January 7, 2013: The Chinese people have been so friendly. They are warm, welcoming, and delighted to try to speak English with us. And they LOVE Zoe. They seem to love children in general, and Zoe is so petite and cute and blond that she stands out. On the street, just walking, people come up to us, pick her up, kiss her, ask to take pictures with her, and give her candy and gifts. It’s amazing to watch – and it terrifies her. Think of it – already the cities are crowded, and there is traffic everywhere, and she’s holding my hand tight and being taken somewhere she’s never been before. All of a sudden, two or three or a crowd of people she’s never met surround her. They look different and they come in close and fast. They speak to her in heavily accented English or jabber to each other in Chinese, and pick her up and try to get her talking to them. They want her to smile for pictures. It’s culturally surprising – although we talk to plenty of strangers at home no one in the US would consider touching or grabbing a child they didn’t know, and most often questions are directed at the parents. In China people walk right up to her and ask her name and her age, and expect responses which she is just too shy or startled to give.
It’s been stressful – not AT ALL because I am afraid for her safety, as she is clearly not in danger from these lovely folks. Mostly, I am embarrassed that she is not performing well. In these situations she ducks her head and refuses to engage. She won’t look at their cameras. She turns away and acts aloof. It is perfectly clear to me why she is behaving this way, but I can’t believe that she is not more culturally sensitive. Does she not want the Chinese people to adore her? Does she not wish to participate in conversations with strangers that we will never meet again? What is wrong with my parenting that she cannot at the drop of a hat change all of her normal behaviors to be delightful with the Chinese? Why must she be so THREE?
This aside, I am so proud of my girl. We knew that she was a cheerful, adaptable baby and a good sport in general, but I had no idea when we made our plan how rigorous this tour was going to be. We spent hours every day on buses, ferries, trains, and planes, and had a concert every night during which Zoe had to entertain herself and be watched by my colleagues while I performed.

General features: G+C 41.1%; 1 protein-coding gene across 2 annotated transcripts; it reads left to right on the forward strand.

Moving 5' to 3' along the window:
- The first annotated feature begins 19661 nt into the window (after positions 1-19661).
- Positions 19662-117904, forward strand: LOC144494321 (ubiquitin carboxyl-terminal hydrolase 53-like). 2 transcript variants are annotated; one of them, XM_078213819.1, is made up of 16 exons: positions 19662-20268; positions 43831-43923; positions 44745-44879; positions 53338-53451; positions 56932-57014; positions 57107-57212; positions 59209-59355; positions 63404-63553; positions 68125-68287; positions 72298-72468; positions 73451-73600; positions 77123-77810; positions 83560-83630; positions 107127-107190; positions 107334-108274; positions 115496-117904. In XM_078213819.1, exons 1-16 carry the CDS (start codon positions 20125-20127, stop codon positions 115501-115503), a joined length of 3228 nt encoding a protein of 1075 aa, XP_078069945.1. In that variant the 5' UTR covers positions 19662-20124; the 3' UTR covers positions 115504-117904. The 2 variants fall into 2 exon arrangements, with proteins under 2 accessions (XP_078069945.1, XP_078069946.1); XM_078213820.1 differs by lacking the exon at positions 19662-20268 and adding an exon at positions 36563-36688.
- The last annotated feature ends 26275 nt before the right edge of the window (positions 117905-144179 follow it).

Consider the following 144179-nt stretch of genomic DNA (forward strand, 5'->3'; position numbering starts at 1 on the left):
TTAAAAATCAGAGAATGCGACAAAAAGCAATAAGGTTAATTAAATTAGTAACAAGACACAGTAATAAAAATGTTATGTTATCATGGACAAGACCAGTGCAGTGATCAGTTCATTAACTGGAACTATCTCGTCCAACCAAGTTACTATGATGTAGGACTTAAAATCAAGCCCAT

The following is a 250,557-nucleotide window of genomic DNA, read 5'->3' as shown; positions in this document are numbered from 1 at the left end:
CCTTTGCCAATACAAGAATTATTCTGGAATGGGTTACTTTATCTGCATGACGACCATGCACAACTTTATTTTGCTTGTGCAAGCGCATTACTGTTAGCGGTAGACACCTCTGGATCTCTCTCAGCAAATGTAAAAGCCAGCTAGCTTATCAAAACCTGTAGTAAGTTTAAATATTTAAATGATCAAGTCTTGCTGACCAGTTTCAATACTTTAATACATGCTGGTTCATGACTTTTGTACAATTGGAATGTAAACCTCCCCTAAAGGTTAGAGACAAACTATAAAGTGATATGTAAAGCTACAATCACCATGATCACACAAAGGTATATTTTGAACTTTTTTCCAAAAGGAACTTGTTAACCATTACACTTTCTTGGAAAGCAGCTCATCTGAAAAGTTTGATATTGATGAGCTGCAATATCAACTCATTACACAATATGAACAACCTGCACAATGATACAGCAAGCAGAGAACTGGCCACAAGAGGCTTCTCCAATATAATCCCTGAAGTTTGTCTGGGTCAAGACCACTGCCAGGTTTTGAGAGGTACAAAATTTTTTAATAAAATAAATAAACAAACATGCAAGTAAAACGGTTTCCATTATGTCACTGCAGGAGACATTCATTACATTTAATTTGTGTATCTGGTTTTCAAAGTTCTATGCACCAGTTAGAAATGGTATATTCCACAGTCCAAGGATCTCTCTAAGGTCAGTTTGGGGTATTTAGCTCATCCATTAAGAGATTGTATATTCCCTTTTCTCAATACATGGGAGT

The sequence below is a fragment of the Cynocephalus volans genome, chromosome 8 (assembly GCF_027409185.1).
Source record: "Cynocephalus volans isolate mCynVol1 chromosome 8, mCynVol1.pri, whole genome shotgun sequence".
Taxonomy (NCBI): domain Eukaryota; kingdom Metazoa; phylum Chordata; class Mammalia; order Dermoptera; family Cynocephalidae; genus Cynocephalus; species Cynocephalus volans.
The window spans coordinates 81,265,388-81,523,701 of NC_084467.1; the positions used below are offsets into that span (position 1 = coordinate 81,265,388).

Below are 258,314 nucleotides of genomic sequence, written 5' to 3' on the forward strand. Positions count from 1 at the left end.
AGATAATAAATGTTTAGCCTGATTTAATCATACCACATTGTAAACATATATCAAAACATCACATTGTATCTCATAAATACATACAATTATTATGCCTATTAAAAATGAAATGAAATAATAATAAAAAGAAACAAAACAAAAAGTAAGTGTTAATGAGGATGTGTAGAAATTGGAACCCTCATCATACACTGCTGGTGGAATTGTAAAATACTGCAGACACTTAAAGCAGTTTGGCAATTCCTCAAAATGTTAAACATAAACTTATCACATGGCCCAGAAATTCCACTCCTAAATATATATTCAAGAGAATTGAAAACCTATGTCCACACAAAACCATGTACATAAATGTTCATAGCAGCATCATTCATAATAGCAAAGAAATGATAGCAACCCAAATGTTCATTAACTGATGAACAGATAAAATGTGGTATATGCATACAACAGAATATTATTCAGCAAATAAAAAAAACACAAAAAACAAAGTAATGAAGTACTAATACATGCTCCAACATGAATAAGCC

And the first day or two were rough. I couldn’t keep her on any sort of schedule because everything was different all the time. We quickly abandoned any pretense of being potty trained – when we had no control over the rest stops it was hard enough for me to stay comfortable – forcing myself to pee at any opportunity, even in the least pleasant squat toilets, because we NEVER knew when the next chance would come. Zoe wore diapers the whole time and I sometimes wished I could, too. I had packed snacks, but never could seem to find the balance between keeping her comfortable and having her hungry at mealtimes, mainly because I could never predict mealtimes. So eating was always dodgy.
But Zoe is a trouper. She made great friends with the students and chaperones right away. She fit right in with the orchestra and everyone knew and loved her by day two. They would play games with her, admire her toys, talk about who knows what – and help to look after her as we traveled.
Within a few days she had it down. I could ask her to carry bags, or tell her to stay close, or send her with someone from the group as I hauled a suitcase up stairs, and she could hop to it. She was not always a hindrance and I didn’t have to drag her as I had feared I would.
On the Great Wall, she put her mountain climbing legs back on, and we hiked faster and farther than many of our colleagues. Up and down ancient stone stairs whose risers hit her at mid-thigh – she never complained and I have rarely been happier with her. It felt wonderful to be out in crisp, cold, LESS-polluted air and actually using our bodies, and the Great Wall experience far exceeded my expectations – beautiful, ancient, walkable, and full of friendly, wonderful people.
Even as I write this, on the airplane heading home, she’s being fabulous. She was just up visiting with all the folks from the tour – she’d find one of her special friends and then enlist his help in finding another, and I have realized that she knows more students by name than I do. Currently she’s watching a movie on the computer and keeping an eye on the seatbelt sign for us. I had dreaded the long flights but this has been easy and fun.
We had thought long and hard about bringing Zoe on tour, and with a different child it might have gone very differently – but at this point we have no regrets. Despite the difficulties, touring China with my daughter is going to remain one of my life’s highlights.